Sunflower Pump: Asset-Financed Solar Irrigation Pumps for Smallholder Farmers

Innovator (Country of Incorporation): 
Kenya
Collaborators: 
Equity Bank (Kenya)
Location Applied: 
Clean Energy Source: 
Agricultural Focus: 
Product Segment: 
Year of Award: 
Financing Status: 
Organization: 

Futurepump represents the commercial arm of a partnership that has spent the past ten years developing and perfecting the Sunflower solar irrigation pump. Futurepump is partnering with Kenya’s Equity Bank to make the Sunflower product available to customers through consumer financing that will lower the barrier to entry.

Problem/Opportunity: 

The growing capacity of many smallholder farmers is limited by their ability to irrigate. The limitation may be labor, in the case of manual irrigation, or the costs of purchasing and paying for fuel to run engine pumps. Women and children take on much of the work required to pump or carry water for irrigation. Restricted access to finance is a key constraint for smallholder farmers, particularly for female farmers. Women make up 50 percent of Kenya’s agricultural workforce.

Clean Energy Solution: 

The Sunflower pump is an easy-to-maintain solar irrigation pump, built around a simple piston pump arrangement. Futurepump has made the product cheaper and will offer it on finance, in order to lower the upfront barriers to solar technology.

Impact: 

Productivity can be doubled through the use of irrigation water that does not rely on engine pumps. In addition, the growing season can be extended through the dry season, during which produce brings higher market prices. Futurepump’s customer, Bob Ouma, explains how he can now sell green maize in the dry season, fetching four times the income than that of the dried maize he used to sell.

Futurepump lowers the upfront barriers to solar technology by offering financing and allows small vegetable farmers to increase profits by as much as 45 percent through the use of a solar pump, while reducing their reliance on fossil fuel. All of these benefits will have a major impact on small-scale farmers; for female farmers in particular the reduction in the labor burden of manual irrigation or carrying fuel pumps is a significant benefit.

Progress Update: 

At the end of 2017, Futurepump had shipped over 900 Futurepump solar pumps from their factory in India to Kenya, with more due for shipment in the coming months. They also recently shifted from direct sales to selling through a national network of distributors in Kenya. Pay-as-you-go financing has been implemented through partnerships with two of Kenya’s largest banks and remote monitoring of systems is scheduled to begin in early fiscal year 2018. Futurepump has utilized more detailed monitoring and evaluation techniques to identify that customers of the SF1 solar pump are expected to save $100-$200 a year from reduced fuel and labor costs. In addition to labor savings and reliable energy, many customers use the additional income or monetary savings to pay school fees for their children or grandchildren. One of Futurepump’s female customers, Hakima Muhammed, runs a .25-acre tree nursery, which supplies the local community with indigenous, exotic, ornamental, and fruit trees. Since installing the SF1 pump, watering–formerly a laborious, time-consuming task–has been made efficient, takes much less time, and can be combined with other tasks. More of Hakima’s story:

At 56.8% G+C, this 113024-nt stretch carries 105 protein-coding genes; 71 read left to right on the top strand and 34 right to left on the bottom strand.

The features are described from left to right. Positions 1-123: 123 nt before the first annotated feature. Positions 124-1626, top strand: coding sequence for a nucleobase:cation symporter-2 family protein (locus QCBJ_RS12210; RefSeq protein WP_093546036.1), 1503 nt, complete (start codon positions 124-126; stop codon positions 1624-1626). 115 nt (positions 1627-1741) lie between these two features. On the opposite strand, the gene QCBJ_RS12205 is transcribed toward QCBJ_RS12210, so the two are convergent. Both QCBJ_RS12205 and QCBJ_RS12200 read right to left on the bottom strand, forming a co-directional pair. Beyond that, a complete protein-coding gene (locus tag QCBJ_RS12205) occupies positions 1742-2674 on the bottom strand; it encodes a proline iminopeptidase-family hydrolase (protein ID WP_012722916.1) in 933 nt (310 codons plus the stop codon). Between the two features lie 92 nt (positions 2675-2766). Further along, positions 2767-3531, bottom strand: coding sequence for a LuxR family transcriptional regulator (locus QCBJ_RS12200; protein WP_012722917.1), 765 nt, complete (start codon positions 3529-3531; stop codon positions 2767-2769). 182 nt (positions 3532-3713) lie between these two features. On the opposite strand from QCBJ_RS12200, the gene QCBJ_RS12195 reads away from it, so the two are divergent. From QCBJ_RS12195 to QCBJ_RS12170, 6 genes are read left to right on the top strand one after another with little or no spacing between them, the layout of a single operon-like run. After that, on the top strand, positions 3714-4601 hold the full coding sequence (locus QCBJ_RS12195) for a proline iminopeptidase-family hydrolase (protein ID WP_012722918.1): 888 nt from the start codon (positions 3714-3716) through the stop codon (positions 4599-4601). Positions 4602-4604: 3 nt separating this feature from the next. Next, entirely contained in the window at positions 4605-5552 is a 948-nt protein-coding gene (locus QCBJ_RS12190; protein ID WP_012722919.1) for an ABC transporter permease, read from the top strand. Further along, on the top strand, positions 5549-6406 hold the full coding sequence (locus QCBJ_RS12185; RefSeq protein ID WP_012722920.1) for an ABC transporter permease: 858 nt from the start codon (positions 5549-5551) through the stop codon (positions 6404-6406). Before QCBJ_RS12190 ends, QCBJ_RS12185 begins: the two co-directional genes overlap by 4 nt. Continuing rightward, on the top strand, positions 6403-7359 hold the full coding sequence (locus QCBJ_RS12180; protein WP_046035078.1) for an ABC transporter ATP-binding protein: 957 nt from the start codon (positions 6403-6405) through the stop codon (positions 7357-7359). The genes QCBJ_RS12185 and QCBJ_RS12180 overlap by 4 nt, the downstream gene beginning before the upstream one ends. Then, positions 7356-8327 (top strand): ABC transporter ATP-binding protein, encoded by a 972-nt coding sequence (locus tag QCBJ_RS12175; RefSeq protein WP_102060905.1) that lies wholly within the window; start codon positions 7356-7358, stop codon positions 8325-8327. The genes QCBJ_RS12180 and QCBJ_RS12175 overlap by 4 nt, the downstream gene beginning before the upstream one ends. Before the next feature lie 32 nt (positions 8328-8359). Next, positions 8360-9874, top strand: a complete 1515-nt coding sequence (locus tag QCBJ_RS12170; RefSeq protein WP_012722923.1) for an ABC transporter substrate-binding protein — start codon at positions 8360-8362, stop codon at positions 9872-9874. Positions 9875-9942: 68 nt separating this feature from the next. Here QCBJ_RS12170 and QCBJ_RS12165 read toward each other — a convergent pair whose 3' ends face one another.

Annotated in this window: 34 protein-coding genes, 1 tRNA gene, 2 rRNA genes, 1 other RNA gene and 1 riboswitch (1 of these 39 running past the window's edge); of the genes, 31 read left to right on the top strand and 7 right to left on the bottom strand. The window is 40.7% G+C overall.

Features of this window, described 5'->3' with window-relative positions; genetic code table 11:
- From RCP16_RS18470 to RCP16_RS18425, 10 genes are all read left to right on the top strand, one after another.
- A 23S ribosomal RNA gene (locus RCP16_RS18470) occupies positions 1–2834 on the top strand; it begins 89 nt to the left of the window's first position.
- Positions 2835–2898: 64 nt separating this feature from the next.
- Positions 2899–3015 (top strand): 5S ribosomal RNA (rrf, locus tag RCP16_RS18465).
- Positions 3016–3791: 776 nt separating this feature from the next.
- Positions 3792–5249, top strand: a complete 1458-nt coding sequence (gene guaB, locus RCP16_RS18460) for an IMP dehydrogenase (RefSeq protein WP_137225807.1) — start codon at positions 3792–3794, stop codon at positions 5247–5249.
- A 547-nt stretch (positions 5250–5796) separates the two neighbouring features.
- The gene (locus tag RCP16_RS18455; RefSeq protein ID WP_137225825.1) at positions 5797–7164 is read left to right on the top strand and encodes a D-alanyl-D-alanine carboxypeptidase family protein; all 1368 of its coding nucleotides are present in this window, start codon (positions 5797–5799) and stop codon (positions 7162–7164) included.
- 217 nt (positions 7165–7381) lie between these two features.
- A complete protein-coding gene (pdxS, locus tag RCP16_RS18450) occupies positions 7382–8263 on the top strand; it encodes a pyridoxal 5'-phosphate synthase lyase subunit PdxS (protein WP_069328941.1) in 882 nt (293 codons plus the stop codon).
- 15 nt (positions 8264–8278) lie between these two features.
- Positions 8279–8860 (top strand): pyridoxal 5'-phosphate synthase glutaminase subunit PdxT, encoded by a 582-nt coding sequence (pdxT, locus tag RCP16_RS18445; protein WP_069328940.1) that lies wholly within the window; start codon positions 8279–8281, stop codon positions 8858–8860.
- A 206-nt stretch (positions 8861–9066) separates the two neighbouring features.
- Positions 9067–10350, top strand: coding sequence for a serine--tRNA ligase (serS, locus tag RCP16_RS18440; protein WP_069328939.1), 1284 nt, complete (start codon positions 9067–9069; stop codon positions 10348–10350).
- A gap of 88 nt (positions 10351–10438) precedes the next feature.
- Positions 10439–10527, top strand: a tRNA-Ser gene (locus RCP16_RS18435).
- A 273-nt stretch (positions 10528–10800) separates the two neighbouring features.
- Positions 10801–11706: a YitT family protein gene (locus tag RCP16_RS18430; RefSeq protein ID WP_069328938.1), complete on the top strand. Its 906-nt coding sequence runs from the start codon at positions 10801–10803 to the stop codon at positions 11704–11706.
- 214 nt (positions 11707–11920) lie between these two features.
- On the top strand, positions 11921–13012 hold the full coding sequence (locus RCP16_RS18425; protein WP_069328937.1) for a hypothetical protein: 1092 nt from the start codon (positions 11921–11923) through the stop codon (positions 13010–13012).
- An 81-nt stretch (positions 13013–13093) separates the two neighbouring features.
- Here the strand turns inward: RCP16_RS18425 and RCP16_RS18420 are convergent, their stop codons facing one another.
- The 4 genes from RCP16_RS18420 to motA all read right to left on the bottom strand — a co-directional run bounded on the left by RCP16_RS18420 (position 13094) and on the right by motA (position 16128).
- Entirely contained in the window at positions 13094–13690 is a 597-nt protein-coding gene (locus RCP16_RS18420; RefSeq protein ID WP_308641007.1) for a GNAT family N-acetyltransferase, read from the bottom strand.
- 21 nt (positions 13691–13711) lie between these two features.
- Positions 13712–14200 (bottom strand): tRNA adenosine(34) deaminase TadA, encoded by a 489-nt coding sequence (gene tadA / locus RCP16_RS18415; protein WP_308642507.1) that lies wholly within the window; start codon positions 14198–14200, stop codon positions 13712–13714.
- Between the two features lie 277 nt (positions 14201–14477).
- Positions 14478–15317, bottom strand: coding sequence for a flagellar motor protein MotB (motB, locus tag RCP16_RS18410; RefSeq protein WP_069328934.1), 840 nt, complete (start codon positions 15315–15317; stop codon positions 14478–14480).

Project News: 
Jul. 4, 2018

Futurepump is promoting "future-proof" farming in Mozambique, where smallholder farmers are facing increasing temperatures and less predictable rainfall. Solar irrigation helps farmers to make the most of every growing season, giving them more security in a changing climate.

Jun. 12, 2018

Asian Voice recently spoke with Jitendra Lakhani, Futurepump's head of Indian operations. He elaborated on Futurepump's exciting plans to begin selling their pumps to farmers in India.

Jun. 6, 2018

Do you love chocolate? If you do, you'll be glad to know that Futurepump's low-cost, reliable solar irrigation pumps are helping farmers in Ghana to grow more cocoa. This is good news for them, too, since these pumps mean they're less reliant on unpredictable weather, and less impacted by drought.